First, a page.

In Peace Overture, Afghan President Offers Passports to TalibanBy ANDREW E. KRAMER (FEB. 28, 2018) The New York Times

KABUL, Afghanistan — President Ashraf Ghani of Afghanistan renewed a call on Wednesday for the Taliban to join peace talks, offering to treat the insurgent group as a legitimate political party, though it has repeatedly rejected similar proposals.

In the latest overture, Mr. Ghani said his government would provide the Taliban with an office in the capital, Kabul; passports for its members; help resettling militants’ families; and assistance in scrubbing the names of top commanders from international terrorist blacklists.

“We believe in providing a peaceful and respectful life for all Afghans, including those Taliban who leave violence behind,” Mr. Ghani said. He spoke at a peace conference, called the Kabul Process, attended by more than 20 nations but not the Taliban.

There appears little chance of any breakthrough, but the Afghan government made the offer to demonstrate to an international audience that it is willing to negotiate, and to encourage those participating in the conference to pressure the Taliban to accept. The government is under pressure to offer incentives as the United States increases military pressure.

The Taliban’s main faction has insisted on direct negotiations with the United States and dismisses the American-backed government in Kabul as a puppet.

The Taliban has yet to respond to Mr. Ghani’s proposal. But in a statement on Monday, they said they had asked American officials to talk directly to their political office, and not through the Afghan government. The statement also said that “military strategies which have repeatedly been tested in Afghanistan over the past 17 years will only intensify and prolong the war.”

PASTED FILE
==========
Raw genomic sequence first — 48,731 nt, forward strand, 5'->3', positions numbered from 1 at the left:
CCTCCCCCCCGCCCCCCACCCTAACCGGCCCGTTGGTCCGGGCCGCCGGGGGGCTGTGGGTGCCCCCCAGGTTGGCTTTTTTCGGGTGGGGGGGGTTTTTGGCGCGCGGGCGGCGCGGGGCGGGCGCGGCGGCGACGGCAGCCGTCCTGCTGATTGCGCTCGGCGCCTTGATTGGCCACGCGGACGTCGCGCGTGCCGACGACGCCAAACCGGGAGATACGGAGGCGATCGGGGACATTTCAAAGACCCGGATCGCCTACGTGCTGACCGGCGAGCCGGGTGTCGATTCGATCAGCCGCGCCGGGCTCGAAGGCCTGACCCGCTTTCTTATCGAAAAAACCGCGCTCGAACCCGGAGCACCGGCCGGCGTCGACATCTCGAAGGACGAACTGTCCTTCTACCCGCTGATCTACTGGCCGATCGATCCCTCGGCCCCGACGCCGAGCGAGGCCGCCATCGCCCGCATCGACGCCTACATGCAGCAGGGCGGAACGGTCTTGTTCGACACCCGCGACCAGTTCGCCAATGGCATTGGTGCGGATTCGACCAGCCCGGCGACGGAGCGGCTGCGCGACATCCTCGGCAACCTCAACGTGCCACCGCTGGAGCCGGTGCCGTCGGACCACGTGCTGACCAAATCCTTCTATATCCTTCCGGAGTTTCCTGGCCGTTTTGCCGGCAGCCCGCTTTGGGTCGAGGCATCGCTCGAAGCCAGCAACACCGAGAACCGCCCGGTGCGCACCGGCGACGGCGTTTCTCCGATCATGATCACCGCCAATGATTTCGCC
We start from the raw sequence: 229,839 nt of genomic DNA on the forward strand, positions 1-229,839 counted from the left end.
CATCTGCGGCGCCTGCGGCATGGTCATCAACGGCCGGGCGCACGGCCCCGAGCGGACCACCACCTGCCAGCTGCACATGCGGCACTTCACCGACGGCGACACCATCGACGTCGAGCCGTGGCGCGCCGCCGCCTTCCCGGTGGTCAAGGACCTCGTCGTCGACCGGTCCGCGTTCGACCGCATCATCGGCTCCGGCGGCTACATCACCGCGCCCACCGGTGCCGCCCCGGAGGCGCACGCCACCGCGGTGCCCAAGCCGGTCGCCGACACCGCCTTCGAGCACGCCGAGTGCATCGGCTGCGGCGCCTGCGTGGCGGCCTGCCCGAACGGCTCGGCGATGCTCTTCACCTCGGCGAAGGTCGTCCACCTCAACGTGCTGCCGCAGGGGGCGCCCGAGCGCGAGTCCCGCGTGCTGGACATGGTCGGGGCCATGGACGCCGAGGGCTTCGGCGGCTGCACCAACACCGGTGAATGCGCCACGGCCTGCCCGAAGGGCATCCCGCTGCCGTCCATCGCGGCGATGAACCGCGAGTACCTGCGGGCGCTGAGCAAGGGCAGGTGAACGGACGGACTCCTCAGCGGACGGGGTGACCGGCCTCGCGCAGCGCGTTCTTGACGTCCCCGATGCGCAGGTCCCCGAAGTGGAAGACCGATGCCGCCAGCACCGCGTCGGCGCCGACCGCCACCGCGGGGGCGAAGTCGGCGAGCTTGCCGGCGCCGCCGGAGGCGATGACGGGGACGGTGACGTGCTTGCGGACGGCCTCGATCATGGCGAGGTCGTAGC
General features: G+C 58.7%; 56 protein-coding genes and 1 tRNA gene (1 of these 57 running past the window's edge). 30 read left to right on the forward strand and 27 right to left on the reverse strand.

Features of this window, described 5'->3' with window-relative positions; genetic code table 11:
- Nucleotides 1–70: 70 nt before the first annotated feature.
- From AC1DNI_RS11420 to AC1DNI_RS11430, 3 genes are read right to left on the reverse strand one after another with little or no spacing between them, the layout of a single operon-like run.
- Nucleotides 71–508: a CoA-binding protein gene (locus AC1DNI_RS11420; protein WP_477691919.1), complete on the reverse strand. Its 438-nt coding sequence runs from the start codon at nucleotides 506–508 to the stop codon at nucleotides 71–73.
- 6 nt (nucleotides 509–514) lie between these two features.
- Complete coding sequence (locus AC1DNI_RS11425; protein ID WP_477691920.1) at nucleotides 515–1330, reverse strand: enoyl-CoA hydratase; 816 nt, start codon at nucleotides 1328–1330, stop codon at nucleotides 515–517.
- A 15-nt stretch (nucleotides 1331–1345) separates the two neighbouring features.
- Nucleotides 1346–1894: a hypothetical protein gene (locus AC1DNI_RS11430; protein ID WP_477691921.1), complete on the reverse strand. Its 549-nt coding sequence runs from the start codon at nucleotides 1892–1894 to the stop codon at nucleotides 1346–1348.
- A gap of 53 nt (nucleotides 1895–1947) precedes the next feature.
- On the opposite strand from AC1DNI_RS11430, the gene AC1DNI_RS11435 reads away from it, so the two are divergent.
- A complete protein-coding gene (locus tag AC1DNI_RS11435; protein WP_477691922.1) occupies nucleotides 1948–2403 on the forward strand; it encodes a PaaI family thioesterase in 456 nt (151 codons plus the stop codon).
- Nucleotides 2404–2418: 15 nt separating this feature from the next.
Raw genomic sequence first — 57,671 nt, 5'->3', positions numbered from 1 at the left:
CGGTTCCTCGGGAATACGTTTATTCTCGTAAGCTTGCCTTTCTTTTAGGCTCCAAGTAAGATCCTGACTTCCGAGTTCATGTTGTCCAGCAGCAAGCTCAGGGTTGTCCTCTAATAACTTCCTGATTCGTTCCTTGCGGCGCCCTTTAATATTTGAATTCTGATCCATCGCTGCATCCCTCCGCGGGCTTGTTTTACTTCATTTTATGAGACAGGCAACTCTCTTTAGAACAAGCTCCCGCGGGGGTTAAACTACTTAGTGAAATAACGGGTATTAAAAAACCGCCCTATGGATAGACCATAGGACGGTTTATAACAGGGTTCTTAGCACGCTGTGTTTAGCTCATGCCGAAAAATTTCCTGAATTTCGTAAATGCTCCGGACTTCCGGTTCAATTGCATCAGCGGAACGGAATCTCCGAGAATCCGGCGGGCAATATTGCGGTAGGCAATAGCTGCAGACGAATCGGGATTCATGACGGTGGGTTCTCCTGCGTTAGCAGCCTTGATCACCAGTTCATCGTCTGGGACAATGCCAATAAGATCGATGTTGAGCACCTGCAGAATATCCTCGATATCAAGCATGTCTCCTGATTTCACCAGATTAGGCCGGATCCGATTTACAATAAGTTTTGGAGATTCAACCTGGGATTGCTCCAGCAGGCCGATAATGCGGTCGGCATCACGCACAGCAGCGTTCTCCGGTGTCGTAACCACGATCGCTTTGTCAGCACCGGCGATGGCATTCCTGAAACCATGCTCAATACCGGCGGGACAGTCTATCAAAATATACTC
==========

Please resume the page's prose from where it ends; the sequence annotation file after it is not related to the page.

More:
Under President Trump, the American strategy for ending the war has entailed expanding a campaign of airstrikes and putting pressure on Pakistan to force the Taliban to negotiate with the Afghan government.

American commanders have claimed progress, but only in measures that are classified. A Pentagon study made public this month showed that the Afghan government controlled 18 percent of the country’s districts at the end of last year and had influence over an additional 38 percent.

While the insurgents dominate only a sliver of the country, they still hold substantial sway. The Taliban collect taxes from businesses and run a shadow judicial system for settling disputes, preferred by some Afghans over the corrupt government courts.

In one measure of the Taliban’s reach, cellphone companies comply with the group’s request to halt service around 5 p.m. in parts of the country, including in Kunduz, a major city, lest the insurgents blow up transmission towers. The blackouts demonstrate influence, and the Taliban say they also serve a practical purpose of preventing government informants from calling in tips about their nighttime movements.

Around dusk on Tuesday, insurgents attacked a checkpoint in Kandahar, in southern Afghanistan, killing five police officers, and later stopped a bus and captured 19 passengers as hostages, according to a police spokesman.

The peace talks known as the Kabul Process began last year and are intended to demonstrate unity in the international community for negotiations between the Afghan government and the Taliban. The United Nations also backs this approach.

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